The Corpus Christi R.C. Church Complex is a series of buildings located on Buffalo's historic East Side Polonia neighborhood.

Saint Adalbert's RC Basilica, is a historic Roman Catholic church located on Buffalo, New York's East Side within the Diocese of Buffalo. It is a prime example of the Polish Cathedral style of church architecture in both its opulence and grand scale. The clocks have since been removed from the dual front towers. 

St. Ann's Roman Catholic Church. Broadway at Emslie Street, Buffalo, NY. Built from 1878-1886, the church once stood as one of Buffalo's best examples of neo-gothic architecture. Inside, it contains exquisite woodcarvings including a 32 foot high hand carved altar. The nave or central aisle is 38 feet wide and 70 feet high. Atop the tallest tower are four clocks that guided the bells within the tower to strike every hour. Today, the Church is vacant and seeking development, narrowly escaping demolition.

A closer view of the bell tower and clocks upon St. Ann's RC Church. 

St. Louis R.C. Church is arguably one of the prettiest churches in all of Western New York. Its beautiful and bold Gothic Revival design takes me back to my 2016 trip to Vienna where we toured St. Stephen's Cathedral. I'm not making comparisons, but it's certainly the closest thing we have to it here in Buffalo. The front steeple stands 245 feet tall, boasting a 72-foot tall pierced spire, the tallest openwork spire built of stone in the United States. St. Louis parish was founded in 1829, making it one of the oldest in the area. The original church unfortunately burned in 1885, leading the way for the bigger and grander St. Louis R.C. Church that we see today. Inside, it is my favorite church in all of Buffalo. The single clock on the tower is easy to overlook, but is beautifully incorporated into the overall design of the Church.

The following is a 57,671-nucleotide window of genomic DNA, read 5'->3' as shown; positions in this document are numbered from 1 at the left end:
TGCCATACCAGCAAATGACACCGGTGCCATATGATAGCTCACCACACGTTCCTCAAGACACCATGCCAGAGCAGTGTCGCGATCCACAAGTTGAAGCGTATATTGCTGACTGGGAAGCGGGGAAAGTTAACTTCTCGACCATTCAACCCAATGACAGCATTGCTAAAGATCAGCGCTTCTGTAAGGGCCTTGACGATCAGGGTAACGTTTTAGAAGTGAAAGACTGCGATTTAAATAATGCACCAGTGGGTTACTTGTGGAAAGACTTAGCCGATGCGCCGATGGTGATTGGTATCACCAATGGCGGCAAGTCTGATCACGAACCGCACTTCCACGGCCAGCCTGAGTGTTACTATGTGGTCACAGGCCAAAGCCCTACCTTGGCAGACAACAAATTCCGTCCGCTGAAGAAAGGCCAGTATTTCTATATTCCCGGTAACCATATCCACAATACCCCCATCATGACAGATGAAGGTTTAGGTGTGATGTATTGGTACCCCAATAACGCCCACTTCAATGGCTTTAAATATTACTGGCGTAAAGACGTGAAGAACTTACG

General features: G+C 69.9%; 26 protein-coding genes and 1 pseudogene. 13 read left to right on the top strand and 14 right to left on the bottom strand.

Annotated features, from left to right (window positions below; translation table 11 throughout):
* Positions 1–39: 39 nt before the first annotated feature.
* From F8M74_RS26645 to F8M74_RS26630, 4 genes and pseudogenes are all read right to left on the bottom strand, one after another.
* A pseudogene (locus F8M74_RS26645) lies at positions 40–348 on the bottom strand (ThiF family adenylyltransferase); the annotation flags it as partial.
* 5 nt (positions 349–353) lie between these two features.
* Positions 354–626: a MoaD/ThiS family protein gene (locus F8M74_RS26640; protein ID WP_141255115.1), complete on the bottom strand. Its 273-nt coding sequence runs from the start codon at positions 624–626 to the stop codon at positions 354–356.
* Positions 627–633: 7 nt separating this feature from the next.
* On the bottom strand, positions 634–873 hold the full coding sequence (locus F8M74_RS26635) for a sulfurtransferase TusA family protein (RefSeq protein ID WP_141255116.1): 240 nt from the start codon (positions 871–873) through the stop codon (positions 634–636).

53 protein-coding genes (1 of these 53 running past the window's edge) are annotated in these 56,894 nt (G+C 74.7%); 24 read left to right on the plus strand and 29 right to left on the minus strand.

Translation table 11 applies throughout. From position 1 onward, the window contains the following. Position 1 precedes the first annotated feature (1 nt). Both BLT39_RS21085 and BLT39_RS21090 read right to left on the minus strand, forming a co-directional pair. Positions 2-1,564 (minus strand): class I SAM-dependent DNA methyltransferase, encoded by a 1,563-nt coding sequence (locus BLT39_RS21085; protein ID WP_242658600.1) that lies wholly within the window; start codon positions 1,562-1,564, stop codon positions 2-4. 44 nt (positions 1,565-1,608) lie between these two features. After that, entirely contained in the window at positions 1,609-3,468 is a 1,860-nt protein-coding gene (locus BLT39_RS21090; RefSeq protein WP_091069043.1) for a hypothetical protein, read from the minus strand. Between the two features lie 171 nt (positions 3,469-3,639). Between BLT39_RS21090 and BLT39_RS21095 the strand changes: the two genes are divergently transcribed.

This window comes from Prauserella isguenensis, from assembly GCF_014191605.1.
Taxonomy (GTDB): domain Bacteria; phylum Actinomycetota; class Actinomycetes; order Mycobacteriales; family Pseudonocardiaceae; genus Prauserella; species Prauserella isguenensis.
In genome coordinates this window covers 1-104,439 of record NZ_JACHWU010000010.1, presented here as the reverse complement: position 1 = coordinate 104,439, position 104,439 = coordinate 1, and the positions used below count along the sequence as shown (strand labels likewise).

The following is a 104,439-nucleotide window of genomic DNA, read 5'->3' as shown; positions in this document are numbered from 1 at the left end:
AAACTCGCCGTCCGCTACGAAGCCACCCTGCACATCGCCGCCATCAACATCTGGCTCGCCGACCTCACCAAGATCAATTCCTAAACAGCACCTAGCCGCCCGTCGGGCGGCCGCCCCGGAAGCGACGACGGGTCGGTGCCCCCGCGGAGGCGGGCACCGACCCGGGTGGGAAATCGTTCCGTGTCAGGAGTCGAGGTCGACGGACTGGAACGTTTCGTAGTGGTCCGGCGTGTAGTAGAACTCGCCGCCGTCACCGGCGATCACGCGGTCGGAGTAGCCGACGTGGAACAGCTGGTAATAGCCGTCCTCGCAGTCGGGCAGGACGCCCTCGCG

The Buffalo Central Terminal, found in Buffalo's Polonia neighborhood, is a grand Art Deco building and former railway station.

The Buffalo Central Terminal, found in Buffalo's Polonia neighborhood, is a grand Art Deco building and former railway station. Here is one of the clocks found on the 10th floor of the main tower.

Behind one of the tower clocks on the 10th floor - pretty neat to see the mechanics behind the clock!

Although I'm focusing more on clock towers and exterior clocks, I have to shift gears to the interior clock at the terminal as I learned an interesting fact while researching. In the late 1980's, Thomas Telesco gained ownership of the building as being the only bidder in bankruptcy court. After taking ownership, he quickly began selling off many of the valuable artifacts inside the terminal, including the now famous clock in the center of the concourse. By 1997, the non-profit Central Terminal Restoration Corp. took ownership and quickly began raising money to restore and promote the complex. One of the first things they restored were the exterior clocks on the 10th floor of the main tower. After restoration, they were re-lit on October 1, 1999 for the first time in over 20 years. Shortly afterwards, the missing interior clock, sold years early, was located in Chicago with it's new owners. The CTRC and WBEN helped raise over $25K (including a large donation from M&T Bank!) to buy the clock back to display once again in the center of the concourse, this time permanently. I found it quite interesting and significant that two of the first priorities by CTRC were with the clocks on and inside the building.